Much of the past two years has been a stress-test for flexible working. While many professionals enjoyed the ability to work remotely before the COVID-19 pandemic, it was not until early 2020 that it became the only viable option for those in white-collar roles; indeed, in some countries, government regulations stated that, wherever possible, working from home (WFH) should become compulsory during lockdowns.
However, another significant change is underway now. Having settled into those unorthodox arrangements in recent months, many employees are being encouraged to come back into the office – in most cases, at least once or twice a week.
Here at Soffos, we recently commissioned an independent survey of more than 1,200 UK workers to assess their feelings towards these changes and their resultant plans for 2022. Interestingly, significant numbers of professionals have become unwavering in their demand for flexibility: half (50%) believe employees should have a legal right to request flexible working arrangements from their first day of a new job.
Meanwhile, of those actively looking – or considering looking – for a new job in the coming 12 months, the same number (50%) want their next role to allow fully remote working.
Supporting a new generation of remote workers
It makes sense that the modern workplace should be built with flexibility in mind. New technologies, ubiquitous Wi-Fi and convenient communication platforms mean that white-collar workers no longer need to be confined to their office desk to perform well.
Yet the policies and structures that were introduced as companies scrambled to adapt to WFH practices must now evolve to meet employees’ largely unfulfilled needs. To understand the reservations of those exploring fully remote or hybrid options in the coming year, we asked the respondents of our survey about the subjects they found most worrisome:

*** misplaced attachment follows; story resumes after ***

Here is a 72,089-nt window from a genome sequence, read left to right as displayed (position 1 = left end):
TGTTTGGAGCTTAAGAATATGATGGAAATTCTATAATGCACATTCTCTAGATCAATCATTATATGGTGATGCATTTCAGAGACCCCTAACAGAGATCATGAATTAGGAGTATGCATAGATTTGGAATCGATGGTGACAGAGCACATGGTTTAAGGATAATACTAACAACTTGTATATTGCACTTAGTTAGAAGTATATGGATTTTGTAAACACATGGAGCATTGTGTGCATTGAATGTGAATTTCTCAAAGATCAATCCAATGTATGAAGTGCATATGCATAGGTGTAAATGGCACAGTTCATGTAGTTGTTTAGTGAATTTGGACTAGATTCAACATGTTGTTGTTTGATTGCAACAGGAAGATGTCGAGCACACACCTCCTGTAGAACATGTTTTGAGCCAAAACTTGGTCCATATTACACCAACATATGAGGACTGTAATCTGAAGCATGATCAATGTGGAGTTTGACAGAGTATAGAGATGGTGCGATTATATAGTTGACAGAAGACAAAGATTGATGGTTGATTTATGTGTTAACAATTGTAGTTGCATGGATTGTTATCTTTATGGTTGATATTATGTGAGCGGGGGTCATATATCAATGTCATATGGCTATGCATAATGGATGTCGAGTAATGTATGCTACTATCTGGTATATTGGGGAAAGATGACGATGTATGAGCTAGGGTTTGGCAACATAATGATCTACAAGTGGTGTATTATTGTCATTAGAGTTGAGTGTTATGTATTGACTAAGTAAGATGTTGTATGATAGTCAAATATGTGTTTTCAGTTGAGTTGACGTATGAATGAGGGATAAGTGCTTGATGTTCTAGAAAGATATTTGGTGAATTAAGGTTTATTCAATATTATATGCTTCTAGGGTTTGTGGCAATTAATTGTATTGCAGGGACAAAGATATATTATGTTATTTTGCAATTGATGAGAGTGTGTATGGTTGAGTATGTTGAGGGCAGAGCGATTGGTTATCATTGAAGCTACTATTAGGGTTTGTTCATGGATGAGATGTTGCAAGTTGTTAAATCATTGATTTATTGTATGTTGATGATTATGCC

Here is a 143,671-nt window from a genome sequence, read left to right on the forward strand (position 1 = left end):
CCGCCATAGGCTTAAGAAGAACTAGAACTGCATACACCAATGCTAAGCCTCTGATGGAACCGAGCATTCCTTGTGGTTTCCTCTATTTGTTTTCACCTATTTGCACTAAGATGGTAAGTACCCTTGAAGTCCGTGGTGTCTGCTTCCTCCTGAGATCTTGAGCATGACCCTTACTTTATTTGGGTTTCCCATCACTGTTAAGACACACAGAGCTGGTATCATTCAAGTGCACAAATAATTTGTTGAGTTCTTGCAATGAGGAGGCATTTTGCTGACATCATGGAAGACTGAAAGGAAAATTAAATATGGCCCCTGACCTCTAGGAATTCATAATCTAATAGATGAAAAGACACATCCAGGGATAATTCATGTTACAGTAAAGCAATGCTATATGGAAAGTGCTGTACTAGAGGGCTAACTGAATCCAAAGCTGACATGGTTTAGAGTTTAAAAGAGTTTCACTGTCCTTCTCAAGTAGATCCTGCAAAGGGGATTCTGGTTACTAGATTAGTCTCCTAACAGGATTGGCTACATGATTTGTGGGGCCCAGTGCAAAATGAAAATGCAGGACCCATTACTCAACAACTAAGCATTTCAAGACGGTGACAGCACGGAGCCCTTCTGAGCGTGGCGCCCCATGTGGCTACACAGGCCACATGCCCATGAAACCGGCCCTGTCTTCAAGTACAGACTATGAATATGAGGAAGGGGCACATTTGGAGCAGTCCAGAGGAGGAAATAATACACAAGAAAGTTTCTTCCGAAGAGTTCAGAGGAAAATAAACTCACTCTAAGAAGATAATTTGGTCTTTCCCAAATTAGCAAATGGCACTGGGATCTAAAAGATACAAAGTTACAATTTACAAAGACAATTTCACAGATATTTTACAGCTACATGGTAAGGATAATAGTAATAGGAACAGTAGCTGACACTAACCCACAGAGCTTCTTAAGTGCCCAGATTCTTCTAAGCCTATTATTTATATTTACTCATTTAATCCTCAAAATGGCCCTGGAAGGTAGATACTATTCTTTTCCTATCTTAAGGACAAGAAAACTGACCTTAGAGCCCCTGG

· A majority (60%) are concerned that it would be difficult to integrate into a company culture if joining a new remote or hybrid workforce.
· More than half (53%) think that a remote onboarding process would be less thorough than an in-person induction.
· 55% say that they would find it harder reaching out to new colleagues if they were limited to emails and video calls.
Clearly, work needs to be done to ensure that new starters feel comfortable and confident. A reduction in the amount of face-to-face interaction is evidently unsettling, particularly for those who think getting up to speed will be more difficult in this new setting. No doubt, seeking help, asking questions and learning the ropes will be trickier – but not impossible.
Working practices must evolve in 2022
What can businesses do to ensure any new cohort joining their company has all the tools needed to perform well as we head into the new year?
Firstly, informal mentoring would not go amiss. Our research shows that over two-thirds (69%) of people exploring new job options would like to have some in-person induction sessions or casual meet ups with managers, even if their own role was primarily remote.
Furthermore, they must ensure that all company information – whether that be policies, product details or client history – is readily accessible and easily understandable. Even when working outside the four walls of an office, employees must know where to find answers to their questions. While it might sound like a simple solution, it is one that employees are calling for: almost two-thirds (63%) of full and part-time workers say their business would benefit from having a centralized employee portal where all members of staff can ask questions and find company information.
Luckily for employers, the Soffos suite of apps is here to help. Stay tuned for updates about our upcoming product launches, and how our proprietary Cognitive AI engine that powers our underlying technology will reinvent the onboarding process.